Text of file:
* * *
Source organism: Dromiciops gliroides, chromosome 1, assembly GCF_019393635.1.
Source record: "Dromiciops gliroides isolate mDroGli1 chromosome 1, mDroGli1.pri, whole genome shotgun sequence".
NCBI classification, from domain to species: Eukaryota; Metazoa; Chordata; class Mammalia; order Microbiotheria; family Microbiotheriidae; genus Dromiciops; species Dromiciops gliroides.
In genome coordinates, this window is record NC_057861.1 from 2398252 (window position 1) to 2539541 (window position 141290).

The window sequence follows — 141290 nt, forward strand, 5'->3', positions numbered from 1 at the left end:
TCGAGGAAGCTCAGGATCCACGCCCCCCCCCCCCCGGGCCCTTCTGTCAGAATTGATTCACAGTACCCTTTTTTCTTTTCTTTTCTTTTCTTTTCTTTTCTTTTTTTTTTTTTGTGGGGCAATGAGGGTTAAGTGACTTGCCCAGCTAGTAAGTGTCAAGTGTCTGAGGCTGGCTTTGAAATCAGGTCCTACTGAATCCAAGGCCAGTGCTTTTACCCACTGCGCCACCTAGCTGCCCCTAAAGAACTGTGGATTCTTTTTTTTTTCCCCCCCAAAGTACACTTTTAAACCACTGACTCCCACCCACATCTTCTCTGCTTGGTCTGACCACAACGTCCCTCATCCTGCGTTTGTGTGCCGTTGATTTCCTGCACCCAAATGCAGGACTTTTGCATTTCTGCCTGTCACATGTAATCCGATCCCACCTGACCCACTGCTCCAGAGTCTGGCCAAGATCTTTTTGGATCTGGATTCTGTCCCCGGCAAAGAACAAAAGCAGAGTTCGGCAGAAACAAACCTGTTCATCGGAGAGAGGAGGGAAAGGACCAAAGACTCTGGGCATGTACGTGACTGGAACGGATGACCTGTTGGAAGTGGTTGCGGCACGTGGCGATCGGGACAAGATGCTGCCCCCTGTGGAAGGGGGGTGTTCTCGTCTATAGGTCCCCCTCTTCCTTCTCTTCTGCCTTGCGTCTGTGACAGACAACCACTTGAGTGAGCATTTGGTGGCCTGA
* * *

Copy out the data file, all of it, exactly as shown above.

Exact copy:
Source organism: Dromiciops gliroides, chromosome 1, assembly GCF_019393635.1.
Source record: "Dromiciops gliroides isolate mDroGli1 chromosome 1, mDroGli1.pri, whole genome shotgun sequence".
NCBI classification, from domain to species: Eukaryota; Metazoa; Chordata; class Mammalia; order Microbiotheria; family Microbiotheriidae; genus Dromiciops; species Dromiciops gliroides.
In genome coordinates, this window is record NC_057861.1 from 2398252 (window position 1) to 2539541 (window position 141290).

The window sequence follows — 141290 nt, forward strand, 5'->3', positions numbered from 1 at the left end:
TCGAGGAAGCTCAGGATCCACGCCCCCCCCCCCCCGGGCCCTTCTGTCAGAATTGATTCACAGTACCCTTTTTTCTTTTCTTTTCTTTTCTTTTCTTTTCTTTTTTTTTTTTTGTGGGGCAATGAGGGTTAAGTGACTTGCCCAGCTAGTAAGTGTCAAGTGTCTGAGGCTGGCTTTGAAATCAGGTCCTACTGAATCCAAGGCCAGTGCTTTTACCCACTGCGCCACCTAGCTGCCCCTAAAGAACTGTGGATTCTTTTTTTTTTCCCCCCCAAAGTACACTTTTAAACCACTGACTCCCACCCACATCTTCTCTGCTTGGTCTGACCACAACGTCCCTCATCCTGCGTTTGTGTGCCGTTGATTTCCTGCACCCAAATGCAGGACTTTTGCATTTCTGCCTGTCACATGTAATCCGATCCCACCTGACCCACTGCTCCAGAGTCTGGCCAAGATCTTTTTGGATCTGGATTCTGTCCCCGGCAAAGAACAAAAGCAGAGTTCGGCAGAAACAAACCTGTTCATCGGAGAGAGGAGGGAAAGGACCAAAGACTCTGGGCATGTACGTGACTGGAACGGATGACCTGTTGGAAGTGGTTGCGGCACGTGGCGATCGGGACAAGATGCTGCCCCCTGTGGAAGGGGGGTGTTCTCGTCTATAGGTCCCCCTCTTCCTTCTCTTCTGCCTTGCGTCTGTGACAGACAACCACTTGAGTGAGCATTTGGTGGCCTGA